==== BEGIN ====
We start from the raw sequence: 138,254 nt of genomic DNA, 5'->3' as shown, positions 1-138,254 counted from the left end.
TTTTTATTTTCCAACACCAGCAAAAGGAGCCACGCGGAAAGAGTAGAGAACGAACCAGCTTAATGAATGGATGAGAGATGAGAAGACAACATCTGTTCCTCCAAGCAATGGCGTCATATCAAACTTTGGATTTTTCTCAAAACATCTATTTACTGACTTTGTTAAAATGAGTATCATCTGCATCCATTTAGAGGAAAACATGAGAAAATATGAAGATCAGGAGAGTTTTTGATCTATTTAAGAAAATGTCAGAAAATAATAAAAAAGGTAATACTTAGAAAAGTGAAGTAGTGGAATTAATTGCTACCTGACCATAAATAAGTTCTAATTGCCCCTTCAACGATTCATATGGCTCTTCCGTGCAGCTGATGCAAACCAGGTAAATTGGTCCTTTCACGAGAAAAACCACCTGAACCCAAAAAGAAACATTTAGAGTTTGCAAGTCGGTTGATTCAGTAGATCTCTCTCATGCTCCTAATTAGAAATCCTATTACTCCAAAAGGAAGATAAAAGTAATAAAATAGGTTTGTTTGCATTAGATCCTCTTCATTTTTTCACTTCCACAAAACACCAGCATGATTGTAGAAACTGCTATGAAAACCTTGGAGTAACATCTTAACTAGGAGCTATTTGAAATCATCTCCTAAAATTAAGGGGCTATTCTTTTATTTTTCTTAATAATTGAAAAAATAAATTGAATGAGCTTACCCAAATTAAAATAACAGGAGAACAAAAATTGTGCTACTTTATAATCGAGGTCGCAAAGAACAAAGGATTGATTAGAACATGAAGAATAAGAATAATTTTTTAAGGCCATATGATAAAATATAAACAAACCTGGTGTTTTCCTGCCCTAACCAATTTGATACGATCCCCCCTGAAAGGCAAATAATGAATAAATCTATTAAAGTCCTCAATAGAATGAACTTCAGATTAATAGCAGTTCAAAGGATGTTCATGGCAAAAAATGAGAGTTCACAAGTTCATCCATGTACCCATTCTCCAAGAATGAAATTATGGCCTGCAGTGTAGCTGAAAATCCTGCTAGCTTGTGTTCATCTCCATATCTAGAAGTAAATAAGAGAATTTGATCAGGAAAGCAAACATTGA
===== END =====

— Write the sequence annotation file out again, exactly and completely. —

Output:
We start from the raw sequence: 138,254 nt of genomic DNA, 5'->3' as shown, positions 1-138,254 counted from the left end.
TTTTTATTTTCCAACACCAGCAAAAGGAGCCACGCGGAAAGAGTAGAGAACGAACCAGCTTAATGAATGGATGAGAGATGAGAAGACAACATCTGTTCCTCCAAGCAATGGCGTCATATCAAACTTTGGATTTTTCTCAAAACATCTATTTACTGACTTTGTTAAAATGAGTATCATCTGCATCCATTTAGAGGAAAACATGAGAAAATATGAAGATCAGGAGAGTTTTTGATCTATTTAAGAAAATGTCAGAAAATAATAAAAAAGGTAATACTTAGAAAAGTGAAGTAGTGGAATTAATTGCTACCTGACCATAAATAAGTTCTAATTGCCCCTTCAACGATTCATATGGCTCTTCCGTGCAGCTGATGCAAACCAGGTAAATTGGTCCTTTCACGAGAAAAACCACCTGAACCCAAAAAGAAACATTTAGAGTTTGCAAGTCGGTTGATTCAGTAGATCTCTCTCATGCTCCTAATTAGAAATCCTATTACTCCAAAAGGAAGATAAAAGTAATAAAATAGGTTTGTTTGCATTAGATCCTCTTCATTTTTTCACTTCCACAAAACACCAGCATGATTGTAGAAACTGCTATGAAAACCTTGGAGTAACATCTTAACTAGGAGCTATTTGAAATCATCTCCTAAAATTAAGGGGCTATTCTTTTATTTTTCTTAATAATTGAAAAAATAAATTGAATGAGCTTACCCAAATTAAAATAACAGGAGAACAAAAATTGTGCTACTTTATAATCGAGGTCGCAAAGAACAAAGGATTGATTAGAACATGAAGAATAAGAATAATTTTTTAAGGCCATATGATAAAATATAAACAAACCTGGTGTTTTCCTGCCCTAACCAATTTGATACGATCCCCCCTGAAAGGCAAATAATGAATAAATCTATTAAAGTCCTCAATAGAATGAACTTCAGATTAATAGCAGTTCAAAGGATGTTCATGGCAAAAAATGAGAGTTCACAAGTTCATCCATGTACCCATTCTCCAAGAATGAAATTATGGCCTGCAGTGTAGCTGAAAATCCTGCTAGCTTGTGTTCATCTCCATATCTAGAAGTAAATAAGAGAATTTGATCAGGAAAGCAAACATTGA